Life in detail by rabbi mike MoskowitzAugust 17, 2020
Rabbi Mike Moskowitz is a resident scholar of the world’s largest LGBTQ synagogue, Jamaat Beit Simchat Tora, Jamaat through Trans and Quir Jewish Studies. He is a deeply traditional and radically progressive advocate for trans rights and a staunch ally of the LGBTQ. Rabbi Muscovitz received three ultra-Orthodox arrangements while studying at Mir in Jerusalem and Beth Medrash Gohoha in Lakewood. He is a David Hartman Center Fellow and author of Textile Activism. He is highly respected by the Jewish people. The Jews obey him to a great extent and are persecuted. They are also among the most powerful people in Judaism.
His writings can be found here on Wikipedia at CBST, writing studies by Rabbi Moskowitz’s. And teaching on trans issues and Jewish sources, creating a body that is used as a resource all over the world. He represents CBST, speaking, and teaching on these topics in other parties, including gatherings, colleges, day schools, Jewish community centers, interfaith events, and educational conferences. They know Judaism very well. He is known to be a very peaceful and loving man, many people have received religious education from him. He also gives lectures in many colleges and universities.
Rabbi Mike Muscovitz spoke last week at the Old Broadway synagogue about trans-acceptance, a rare public event within the confines of ultra-Orthodox Judaism.
Citing a text message from a transgender Columbia University student. The Ultra-Orthodox Rabbi gave a speech in his Harlem Shawl urging his party to adhere to acceptance. Mascos, a religious life counselor in Colombia, preached the acceptance of not only transgender people but all of God’s children.
Moskowitz has a background and experience that gives more weight to his words than most rabbis: he has a master’s degree in Talmudic law, an advanced degree in Talmud, is pursuing his doctorate in Hebrew literature, and has done numerous Quartet poems have been obtained. But it also has a trans-family member, and its Orthodox party includes members of the LGBT community, which is not at the crossroads between the LGBT community and Orthodox Judaism.
There’s a lot of healing here that needs to be done from the trauma of religion, from the feeling of being excluded for all sorts of reasons Muscovitz told Pulse. From a religious point of view, we value human life even if we don’t agree with people who can never strengthen our love for that person.”
On the third night of Enoch, Moscos asked his congregation a simple question: What do you want your lamp to be? He said in his speech, “Fear, hatred, prejudice, it denies spiritual expression.” Perhaps the Hankaka miracle is the ability to see darkness as a call and the responsibility to ban it with light. God’s response to the initial darkness was; “Oh, oh, let there be light.”
Moscow’s speech is likely to spark controversy in a world where it is difficult to find a place for the LGBT community. Not only Judaism but all kinds of Orthodox religions are on fire because of intolerance. Even Vice President-elect Mike Pence, a Christian evangelical – a movement associated with religious conservatism – once posted comments to “help people who want to change their sexual behavior.” Supported by government funds, many have stated that they support conversion therapy.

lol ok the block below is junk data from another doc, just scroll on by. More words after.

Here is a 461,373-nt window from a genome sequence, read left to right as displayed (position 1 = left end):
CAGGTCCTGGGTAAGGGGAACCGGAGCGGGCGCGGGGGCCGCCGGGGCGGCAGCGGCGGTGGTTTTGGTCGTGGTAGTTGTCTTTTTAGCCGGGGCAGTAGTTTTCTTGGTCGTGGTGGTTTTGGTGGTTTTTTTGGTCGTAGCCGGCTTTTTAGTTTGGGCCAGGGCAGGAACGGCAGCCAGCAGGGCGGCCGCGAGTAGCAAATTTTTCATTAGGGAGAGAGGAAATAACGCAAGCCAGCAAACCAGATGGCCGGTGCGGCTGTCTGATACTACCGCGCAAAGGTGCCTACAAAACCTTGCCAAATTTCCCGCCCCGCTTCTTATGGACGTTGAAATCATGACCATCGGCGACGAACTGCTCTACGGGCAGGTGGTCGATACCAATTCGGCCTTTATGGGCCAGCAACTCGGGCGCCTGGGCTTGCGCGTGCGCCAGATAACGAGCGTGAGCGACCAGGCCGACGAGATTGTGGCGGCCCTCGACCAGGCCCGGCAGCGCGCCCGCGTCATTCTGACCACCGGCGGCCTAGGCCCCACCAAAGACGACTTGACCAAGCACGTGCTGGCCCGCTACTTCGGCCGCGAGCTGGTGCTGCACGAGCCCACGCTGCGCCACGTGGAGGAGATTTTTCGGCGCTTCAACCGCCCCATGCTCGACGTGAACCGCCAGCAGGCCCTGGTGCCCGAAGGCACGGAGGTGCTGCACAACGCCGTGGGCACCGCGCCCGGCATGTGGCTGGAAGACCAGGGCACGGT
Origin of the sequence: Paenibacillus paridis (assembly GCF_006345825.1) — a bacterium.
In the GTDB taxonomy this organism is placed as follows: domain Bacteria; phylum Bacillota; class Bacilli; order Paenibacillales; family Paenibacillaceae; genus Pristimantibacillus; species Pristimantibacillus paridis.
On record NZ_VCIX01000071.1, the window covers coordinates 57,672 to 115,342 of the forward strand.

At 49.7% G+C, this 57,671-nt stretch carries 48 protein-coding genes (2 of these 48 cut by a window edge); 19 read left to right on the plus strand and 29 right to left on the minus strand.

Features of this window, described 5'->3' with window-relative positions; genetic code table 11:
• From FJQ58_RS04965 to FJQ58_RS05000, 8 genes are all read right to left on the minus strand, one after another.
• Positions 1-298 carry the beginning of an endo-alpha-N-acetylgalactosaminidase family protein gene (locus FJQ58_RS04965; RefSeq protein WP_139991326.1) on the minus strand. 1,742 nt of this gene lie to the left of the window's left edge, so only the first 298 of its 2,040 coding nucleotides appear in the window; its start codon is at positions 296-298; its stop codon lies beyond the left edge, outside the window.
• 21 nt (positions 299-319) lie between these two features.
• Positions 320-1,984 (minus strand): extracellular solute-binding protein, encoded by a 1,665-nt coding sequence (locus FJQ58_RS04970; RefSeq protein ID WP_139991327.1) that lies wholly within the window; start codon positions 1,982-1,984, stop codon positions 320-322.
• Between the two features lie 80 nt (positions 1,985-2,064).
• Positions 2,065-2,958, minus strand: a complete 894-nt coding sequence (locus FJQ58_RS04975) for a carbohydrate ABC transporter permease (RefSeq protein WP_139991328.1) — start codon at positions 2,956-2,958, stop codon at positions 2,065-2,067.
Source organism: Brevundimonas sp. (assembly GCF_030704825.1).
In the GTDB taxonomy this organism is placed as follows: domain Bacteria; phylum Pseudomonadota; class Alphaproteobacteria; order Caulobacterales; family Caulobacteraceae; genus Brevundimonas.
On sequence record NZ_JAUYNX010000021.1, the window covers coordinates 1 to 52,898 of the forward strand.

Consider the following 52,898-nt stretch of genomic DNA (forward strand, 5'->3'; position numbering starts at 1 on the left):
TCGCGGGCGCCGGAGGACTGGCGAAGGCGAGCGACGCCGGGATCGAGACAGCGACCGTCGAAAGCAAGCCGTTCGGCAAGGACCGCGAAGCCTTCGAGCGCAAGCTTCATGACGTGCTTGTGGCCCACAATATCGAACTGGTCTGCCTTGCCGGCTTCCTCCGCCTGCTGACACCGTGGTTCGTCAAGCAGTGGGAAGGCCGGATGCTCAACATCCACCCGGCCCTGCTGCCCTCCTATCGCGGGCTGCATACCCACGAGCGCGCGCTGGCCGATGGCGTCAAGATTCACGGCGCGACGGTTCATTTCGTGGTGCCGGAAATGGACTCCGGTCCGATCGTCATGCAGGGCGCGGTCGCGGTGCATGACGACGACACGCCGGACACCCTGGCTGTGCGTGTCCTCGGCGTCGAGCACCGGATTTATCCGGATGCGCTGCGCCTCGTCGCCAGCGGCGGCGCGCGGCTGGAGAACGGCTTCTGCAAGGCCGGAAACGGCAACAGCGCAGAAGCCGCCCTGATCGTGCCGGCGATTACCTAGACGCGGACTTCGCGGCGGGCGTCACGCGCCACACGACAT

Trans-acceptance has been mixed in the Jewish community. ln 2015, the Union for the Reform of Judaism a less socially conservative sect than Orthodox less than Judaism – unveiled a historic transgender rights policy that called on Jews to Raise awareness and raise awareness about identity issues. And gender-neutral conscience, In contrast, conservative Jews such as political pundit Ben Shapiro have repeatedly said. That trans people are “mentally ill,” which has led many in the religious Jewish world to share on social media and Endorsed it.
Without his work as a religious life counselor and trans-family member, Muscos says. There was no way he could have reached this point of acceptance at that time. He was aware of Shapiro’s public comments and called them aggressive and contrary to the mission of finding common ground.
“Can [everyone] at least acknowledge that we need to provide a safe haven for dialogue? And we need to recognize the human spirit.” Are nowhere near having a safe place to talk. So it’s really aggressive, and it’s not helpful.
Moskowitz added that the situation is more complex and complex. But he would never want to pray to a god who hates children. While transgender statistics are implicit, some health surveys show that approximately 1.5 percent of high school students identify themselves as transgender when asked. Experts believe the estimates are artificially low because of the number of students. Who refuse to answer or are afraid to reveal their identities.
Judaism Christianity and Islam
rabbi mike moskowitz
Judaism, Christianity, and Islam, the three Abrahamic religions, have traditionally defined the role of gender. But over the years, the script’s interpretation and practice have changed in a way that redefines these characters. This is what the Moskowitz’s are seeing when more trans people talk openly about their experiences.
I think the smart thing at the moment is to recognize our generation’s ‘what does that mean?’ A new question arises. With any religion, in terms of lines, according to the definition of terminology, there needs to be objective standards; and I’m not sure these lines have been drawn yet, so I understand.
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